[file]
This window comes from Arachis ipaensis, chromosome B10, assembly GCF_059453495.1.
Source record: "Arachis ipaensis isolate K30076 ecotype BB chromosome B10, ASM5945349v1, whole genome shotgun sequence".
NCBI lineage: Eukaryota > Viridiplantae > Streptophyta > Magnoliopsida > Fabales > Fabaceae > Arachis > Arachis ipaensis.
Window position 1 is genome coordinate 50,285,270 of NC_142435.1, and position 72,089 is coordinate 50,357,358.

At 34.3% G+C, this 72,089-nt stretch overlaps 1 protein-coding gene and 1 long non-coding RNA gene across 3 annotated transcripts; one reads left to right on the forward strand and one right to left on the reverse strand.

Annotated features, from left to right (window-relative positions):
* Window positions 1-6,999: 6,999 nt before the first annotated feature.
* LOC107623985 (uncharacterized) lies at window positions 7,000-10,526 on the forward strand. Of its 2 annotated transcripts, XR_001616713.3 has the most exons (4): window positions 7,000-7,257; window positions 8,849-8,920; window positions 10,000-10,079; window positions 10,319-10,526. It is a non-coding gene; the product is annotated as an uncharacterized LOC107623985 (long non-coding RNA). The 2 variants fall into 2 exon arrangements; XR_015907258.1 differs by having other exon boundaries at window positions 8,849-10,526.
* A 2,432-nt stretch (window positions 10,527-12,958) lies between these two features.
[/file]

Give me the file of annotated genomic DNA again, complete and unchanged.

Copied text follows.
This window comes from Arachis ipaensis, chromosome B10, assembly GCF_059453495.1.
Source record: "Arachis ipaensis isolate K30076 ecotype BB chromosome B10, ASM5945349v1, whole genome shotgun sequence".
NCBI lineage: Eukaryota > Viridiplantae > Streptophyta > Magnoliopsida > Fabales > Fabaceae > Arachis > Arachis ipaensis.
Window position 1 is genome coordinate 50,285,270 of NC_142435.1, and position 72,089 is coordinate 50,357,358.

At 34.3% G+C, this 72,089-nt stretch overlaps 1 protein-coding gene and 1 long non-coding RNA gene across 3 annotated transcripts; one reads left to right on the forward strand and one right to left on the reverse strand.

Annotated features, from left to right (window-relative positions):
* Window positions 1-6,999: 6,999 nt before the first annotated feature.
* LOC107623985 (uncharacterized) lies at window positions 7,000-10,526 on the forward strand. Of its 2 annotated transcripts, XR_001616713.3 has the most exons (4): window positions 7,000-7,257; window positions 8,849-8,920; window positions 10,000-10,079; window positions 10,319-10,526. It is a non-coding gene; the product is annotated as an uncharacterized LOC107623985 (long non-coding RNA). The 2 variants fall into 2 exon arrangements; XR_015907258.1 differs by having other exon boundaries at window positions 8,849-10,526.
* A 2,432-nt stretch (window positions 10,527-12,958) lies between these two features.